Flavours in health and nutrition
If you go to a hyper-mart and decide to buy the first crate of the season’s mangoes, what do you perceive yourself doing? Undoubtedly, you will touch and smell the best-looking mango and purchase the crate only if the rifting aroma evokes your childhood memories.
Aroma is an essential component of flavour and is a quality attribute of fresh produce such as vegetables & fruits. Flavours are a complex mixture of a plethora of compounds either isolated from natural sources such as plants or animals or synthesized in a laboratory. Naturally, flavour compounds are synthesized from important nutrients such as amino acids, lipids. Subconsciously, we depend on smell and taste to seek nutritious food. Lately, however, our food has undergone tremendous change, and the flavour is no longer what it was. Excessive controlled breeding, poor quality soil, an excess of chemical fertilizers and pesticides have all resulted in a poor and substandard produce. One such an example would be that of tart pineapples grown as a result of using excessive nitrite fertilizers. Several studies on the comparative analysis of nutrients from different varieties of fruits and vegetables have shown extreme disparities in the nutritional profiles wherein an organic orange on an average will have a significantly greater amount of vitamin C than their standard counterparts.
Diminished flavours no doubt have few takers and also represent inferior products thereby making our diet unbalanced and deficient. Flavour thus plays a critical role in maintaining our health and nutritional requirements. It is said that based on the inherent nutritional profile of an individual, specific centre in our brain triggers cravings relevant to alleviate deficiency or prevent excesses. These cravings are in response to sensory exposure to the product or its flavour. Flavoured food and products thus aid in achieving optimum nutrition physiologically.
Amidst several flavorful fresh produce, vegetables from the Brassica and Allium family are distinctly known for their pungent aroma and flavour. Broccoli, cauliflower, cabbage, onion, garlic etc. all are rich in organosulphur compounds that emit a characteristic odour liked by some and avoided by many. Irrespective of whether you stay away from garlic or add sumptuous portions to every preparation, the many benefits of these odiferous compounds are well established. From being anti-cancerous to anti-inflammatory, the sulphur rich compounds offer numerous health-promoting benefits. On one side odorous compounds can impart affable flavours yet some may lead to off-flavours and taints. Microbial contamination and spoilage are often accompanied by such disagreeable whiffs acting as deterrents thereby ensuring safety and health.
Further, it is well recognized that there is a considerable decline in smell and taste perception of the elderly population that often results in a lower intake of food. The resulting malnutrition can be alleviated by the addition of strong flavours that enhance the palatability of food. Several research endeavours have shown an improved nutritional status of people that received flavour enhanced diet as a part of designed studies. Sufficient daily intake of flavour enhanced wholesome diet leads to increase in strength and immune function resulting in a better quality of life. The role of monosodium glutamate in achieving this has been rightly noted and several geriatric formulations incorporate this compound.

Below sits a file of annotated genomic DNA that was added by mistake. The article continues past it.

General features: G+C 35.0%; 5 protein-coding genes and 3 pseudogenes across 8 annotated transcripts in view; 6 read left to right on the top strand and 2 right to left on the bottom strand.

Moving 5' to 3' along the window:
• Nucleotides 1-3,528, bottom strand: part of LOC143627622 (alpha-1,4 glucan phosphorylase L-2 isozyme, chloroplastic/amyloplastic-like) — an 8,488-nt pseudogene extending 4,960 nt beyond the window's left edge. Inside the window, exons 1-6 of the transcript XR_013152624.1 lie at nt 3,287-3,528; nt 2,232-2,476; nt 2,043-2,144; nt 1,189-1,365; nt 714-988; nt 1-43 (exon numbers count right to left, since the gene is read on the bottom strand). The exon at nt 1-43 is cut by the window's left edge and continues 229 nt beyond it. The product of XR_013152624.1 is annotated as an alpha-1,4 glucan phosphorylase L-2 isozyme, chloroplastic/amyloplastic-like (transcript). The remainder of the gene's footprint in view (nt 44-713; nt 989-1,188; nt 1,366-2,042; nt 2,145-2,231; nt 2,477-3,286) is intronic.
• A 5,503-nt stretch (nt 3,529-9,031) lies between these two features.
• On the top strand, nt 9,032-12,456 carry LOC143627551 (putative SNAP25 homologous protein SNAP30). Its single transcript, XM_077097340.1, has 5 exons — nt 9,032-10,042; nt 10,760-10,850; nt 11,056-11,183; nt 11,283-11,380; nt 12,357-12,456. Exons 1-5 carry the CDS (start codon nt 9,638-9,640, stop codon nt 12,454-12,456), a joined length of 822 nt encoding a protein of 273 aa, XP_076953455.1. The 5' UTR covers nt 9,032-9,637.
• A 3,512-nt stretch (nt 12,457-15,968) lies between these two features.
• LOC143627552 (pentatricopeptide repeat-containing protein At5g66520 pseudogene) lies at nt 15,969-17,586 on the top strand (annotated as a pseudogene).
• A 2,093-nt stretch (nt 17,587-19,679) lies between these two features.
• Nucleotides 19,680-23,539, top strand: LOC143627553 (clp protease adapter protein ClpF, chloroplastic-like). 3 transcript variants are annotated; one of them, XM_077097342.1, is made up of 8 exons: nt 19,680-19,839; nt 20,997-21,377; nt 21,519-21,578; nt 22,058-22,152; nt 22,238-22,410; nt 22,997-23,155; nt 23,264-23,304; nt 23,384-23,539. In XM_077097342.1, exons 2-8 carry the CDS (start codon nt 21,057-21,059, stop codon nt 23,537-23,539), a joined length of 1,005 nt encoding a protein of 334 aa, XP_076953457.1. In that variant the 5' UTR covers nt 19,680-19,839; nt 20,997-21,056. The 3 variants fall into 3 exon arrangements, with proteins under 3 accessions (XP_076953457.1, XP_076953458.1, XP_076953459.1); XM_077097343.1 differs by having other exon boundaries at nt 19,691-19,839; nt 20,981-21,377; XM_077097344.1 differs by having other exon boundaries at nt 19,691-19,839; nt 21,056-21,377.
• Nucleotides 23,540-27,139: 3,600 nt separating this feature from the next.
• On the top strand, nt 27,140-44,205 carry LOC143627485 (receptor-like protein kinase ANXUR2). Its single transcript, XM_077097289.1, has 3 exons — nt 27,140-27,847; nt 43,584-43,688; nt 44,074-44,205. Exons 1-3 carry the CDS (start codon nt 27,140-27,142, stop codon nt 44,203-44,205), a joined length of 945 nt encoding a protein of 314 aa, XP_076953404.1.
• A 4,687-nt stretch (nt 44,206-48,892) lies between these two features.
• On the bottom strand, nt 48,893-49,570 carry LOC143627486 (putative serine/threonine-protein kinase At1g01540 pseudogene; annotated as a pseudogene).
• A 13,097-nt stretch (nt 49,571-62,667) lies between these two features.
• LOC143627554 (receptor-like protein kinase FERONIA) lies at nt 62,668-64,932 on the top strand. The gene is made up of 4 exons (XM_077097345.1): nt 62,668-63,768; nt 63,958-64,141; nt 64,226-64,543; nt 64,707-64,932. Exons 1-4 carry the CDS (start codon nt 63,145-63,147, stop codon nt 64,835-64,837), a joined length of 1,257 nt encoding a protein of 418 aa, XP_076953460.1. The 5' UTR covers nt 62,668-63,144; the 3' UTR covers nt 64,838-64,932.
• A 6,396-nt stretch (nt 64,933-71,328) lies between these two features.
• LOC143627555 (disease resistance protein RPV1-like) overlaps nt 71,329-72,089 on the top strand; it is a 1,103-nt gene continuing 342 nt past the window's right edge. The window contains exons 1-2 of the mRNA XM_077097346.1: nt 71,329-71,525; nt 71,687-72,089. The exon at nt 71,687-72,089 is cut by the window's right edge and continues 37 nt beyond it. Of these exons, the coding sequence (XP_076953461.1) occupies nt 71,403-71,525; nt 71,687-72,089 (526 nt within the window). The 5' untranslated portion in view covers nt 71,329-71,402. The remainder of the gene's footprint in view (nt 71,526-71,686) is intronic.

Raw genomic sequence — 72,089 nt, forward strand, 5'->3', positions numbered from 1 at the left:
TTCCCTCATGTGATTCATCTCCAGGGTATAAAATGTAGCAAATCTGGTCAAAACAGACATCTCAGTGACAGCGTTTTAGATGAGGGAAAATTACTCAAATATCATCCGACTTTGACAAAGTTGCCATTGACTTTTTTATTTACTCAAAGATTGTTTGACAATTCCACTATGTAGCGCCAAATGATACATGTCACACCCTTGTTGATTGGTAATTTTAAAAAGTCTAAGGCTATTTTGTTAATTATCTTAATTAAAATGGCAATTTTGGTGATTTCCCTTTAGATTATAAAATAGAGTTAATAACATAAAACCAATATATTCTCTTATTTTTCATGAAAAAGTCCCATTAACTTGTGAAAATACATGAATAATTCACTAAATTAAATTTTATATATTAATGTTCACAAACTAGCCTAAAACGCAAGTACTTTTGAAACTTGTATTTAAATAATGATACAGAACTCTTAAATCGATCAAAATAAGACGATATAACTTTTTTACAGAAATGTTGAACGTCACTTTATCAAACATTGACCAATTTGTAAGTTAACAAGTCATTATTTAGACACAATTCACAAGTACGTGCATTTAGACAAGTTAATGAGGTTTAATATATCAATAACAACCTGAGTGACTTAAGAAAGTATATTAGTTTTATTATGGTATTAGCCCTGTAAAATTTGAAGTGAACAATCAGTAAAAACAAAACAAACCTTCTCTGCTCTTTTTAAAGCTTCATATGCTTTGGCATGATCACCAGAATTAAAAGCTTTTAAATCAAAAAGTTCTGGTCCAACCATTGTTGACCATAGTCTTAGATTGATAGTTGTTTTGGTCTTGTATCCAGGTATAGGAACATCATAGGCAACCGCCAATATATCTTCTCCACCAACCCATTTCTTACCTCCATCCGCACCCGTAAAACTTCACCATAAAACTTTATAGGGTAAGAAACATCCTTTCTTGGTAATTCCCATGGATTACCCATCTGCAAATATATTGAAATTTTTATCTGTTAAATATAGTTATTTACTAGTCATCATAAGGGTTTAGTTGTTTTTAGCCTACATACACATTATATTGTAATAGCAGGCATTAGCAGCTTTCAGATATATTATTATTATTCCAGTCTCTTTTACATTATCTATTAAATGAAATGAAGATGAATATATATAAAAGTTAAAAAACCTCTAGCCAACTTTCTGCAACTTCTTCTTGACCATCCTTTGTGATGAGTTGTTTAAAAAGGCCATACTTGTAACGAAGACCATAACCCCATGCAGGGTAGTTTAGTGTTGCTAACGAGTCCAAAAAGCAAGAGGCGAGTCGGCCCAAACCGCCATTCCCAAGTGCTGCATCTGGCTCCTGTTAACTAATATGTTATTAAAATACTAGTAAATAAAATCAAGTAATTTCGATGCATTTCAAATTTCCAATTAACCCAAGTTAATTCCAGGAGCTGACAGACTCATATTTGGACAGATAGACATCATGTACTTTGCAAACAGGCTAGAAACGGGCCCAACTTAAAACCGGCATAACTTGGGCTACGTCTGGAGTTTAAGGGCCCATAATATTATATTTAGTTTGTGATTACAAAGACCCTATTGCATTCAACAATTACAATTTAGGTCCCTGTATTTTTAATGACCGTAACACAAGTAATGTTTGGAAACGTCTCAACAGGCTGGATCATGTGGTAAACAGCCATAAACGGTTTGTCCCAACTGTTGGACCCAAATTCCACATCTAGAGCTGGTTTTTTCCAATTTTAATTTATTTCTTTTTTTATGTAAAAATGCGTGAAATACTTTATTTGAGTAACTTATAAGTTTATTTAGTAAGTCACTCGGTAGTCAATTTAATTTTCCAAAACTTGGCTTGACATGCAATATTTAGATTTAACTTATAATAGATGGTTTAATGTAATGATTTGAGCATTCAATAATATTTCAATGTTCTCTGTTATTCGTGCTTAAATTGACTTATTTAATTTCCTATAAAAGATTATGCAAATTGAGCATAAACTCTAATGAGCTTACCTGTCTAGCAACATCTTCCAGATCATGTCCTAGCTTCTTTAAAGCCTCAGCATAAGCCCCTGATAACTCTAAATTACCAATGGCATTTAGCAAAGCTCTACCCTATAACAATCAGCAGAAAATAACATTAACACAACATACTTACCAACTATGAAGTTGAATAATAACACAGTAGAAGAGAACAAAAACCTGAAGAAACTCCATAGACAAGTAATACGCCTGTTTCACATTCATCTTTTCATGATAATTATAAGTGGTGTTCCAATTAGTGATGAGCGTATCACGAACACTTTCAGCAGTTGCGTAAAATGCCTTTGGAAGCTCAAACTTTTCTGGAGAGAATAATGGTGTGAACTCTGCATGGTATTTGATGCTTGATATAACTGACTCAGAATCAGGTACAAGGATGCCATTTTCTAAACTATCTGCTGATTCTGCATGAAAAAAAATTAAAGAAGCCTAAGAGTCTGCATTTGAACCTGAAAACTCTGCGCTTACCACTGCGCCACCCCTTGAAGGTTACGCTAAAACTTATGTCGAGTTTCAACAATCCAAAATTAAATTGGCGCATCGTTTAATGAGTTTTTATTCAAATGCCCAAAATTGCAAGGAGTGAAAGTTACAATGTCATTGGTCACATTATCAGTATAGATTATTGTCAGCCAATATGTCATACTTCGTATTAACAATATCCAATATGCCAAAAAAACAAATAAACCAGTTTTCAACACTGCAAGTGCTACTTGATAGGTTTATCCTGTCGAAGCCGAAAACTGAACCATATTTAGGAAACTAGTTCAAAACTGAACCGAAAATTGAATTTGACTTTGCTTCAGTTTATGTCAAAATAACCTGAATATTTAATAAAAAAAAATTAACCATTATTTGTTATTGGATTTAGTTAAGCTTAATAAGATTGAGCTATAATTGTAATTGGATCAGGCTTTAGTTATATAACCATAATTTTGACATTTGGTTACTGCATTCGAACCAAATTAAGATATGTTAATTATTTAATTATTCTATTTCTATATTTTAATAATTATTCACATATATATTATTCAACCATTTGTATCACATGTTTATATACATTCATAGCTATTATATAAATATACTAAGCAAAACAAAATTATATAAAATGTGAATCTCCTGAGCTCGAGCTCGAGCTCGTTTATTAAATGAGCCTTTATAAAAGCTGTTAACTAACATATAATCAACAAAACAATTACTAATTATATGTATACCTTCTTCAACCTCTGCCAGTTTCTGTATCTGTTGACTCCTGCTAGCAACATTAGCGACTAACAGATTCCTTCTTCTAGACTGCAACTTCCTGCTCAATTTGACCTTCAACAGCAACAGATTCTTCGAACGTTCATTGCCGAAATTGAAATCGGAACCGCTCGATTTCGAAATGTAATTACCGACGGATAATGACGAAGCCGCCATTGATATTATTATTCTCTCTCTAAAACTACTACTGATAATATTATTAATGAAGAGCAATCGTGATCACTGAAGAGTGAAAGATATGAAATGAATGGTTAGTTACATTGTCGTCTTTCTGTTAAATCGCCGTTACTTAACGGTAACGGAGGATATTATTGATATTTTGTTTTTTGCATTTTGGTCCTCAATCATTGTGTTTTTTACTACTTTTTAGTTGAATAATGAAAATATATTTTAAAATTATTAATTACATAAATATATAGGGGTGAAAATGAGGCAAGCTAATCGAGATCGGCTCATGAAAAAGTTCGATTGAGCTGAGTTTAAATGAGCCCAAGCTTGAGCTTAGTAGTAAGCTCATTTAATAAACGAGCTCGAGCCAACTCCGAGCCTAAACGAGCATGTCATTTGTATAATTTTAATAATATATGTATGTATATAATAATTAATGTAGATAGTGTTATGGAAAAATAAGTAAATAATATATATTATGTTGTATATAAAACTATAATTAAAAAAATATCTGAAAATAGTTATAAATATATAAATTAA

The consumer market is laden with processed food products having traditional as well as novel flavour variants. Our teas are no longer restricted to being black, green or English breakfast. Instead, flavoured fruit and spice teas have become the choice of every tea connoisseur. Packed with the benefits of traditional tea and embodied with the finest flavours, the modern day tea is nothing short of a health beverage in itself. For the health conscious bodybuilder, protein shakes are no longer a dreaded affair. With no bitter aftertaste and a gamut of flavours to enjoy, muscle building has become possible for even the most casual health enthusiast.
Fast food and ready to cook processed food products often are labelled as being laden with empty calories. Food technologists world over have delivered healthier counterparts such as wheat and oats noodles to replace the standard refined flour noodles. The palatability of these alternate products has been enhanced through smartly prepared flavour sachets.
On the domestic front, every grandma would swear by the taste of her ‘tadka- dal’ prepared using freshly ground spices coming straight from a mortar and pestle. In this fast-paced urban life, flavour spice formulations pack the same taste and aroma in an easy to apply form with added benefits of antioxidants and antimicrobial components making our food safe and nourishing.Array
- Applications of Flavours and Food Regulations
The statements, views, thoughts and opinions expressed on blog or social media are those of the author and do not necessarily reflect the official policy or position of Keva Flavours or its parent organisation. The company does not take any responsibility for the views of the author.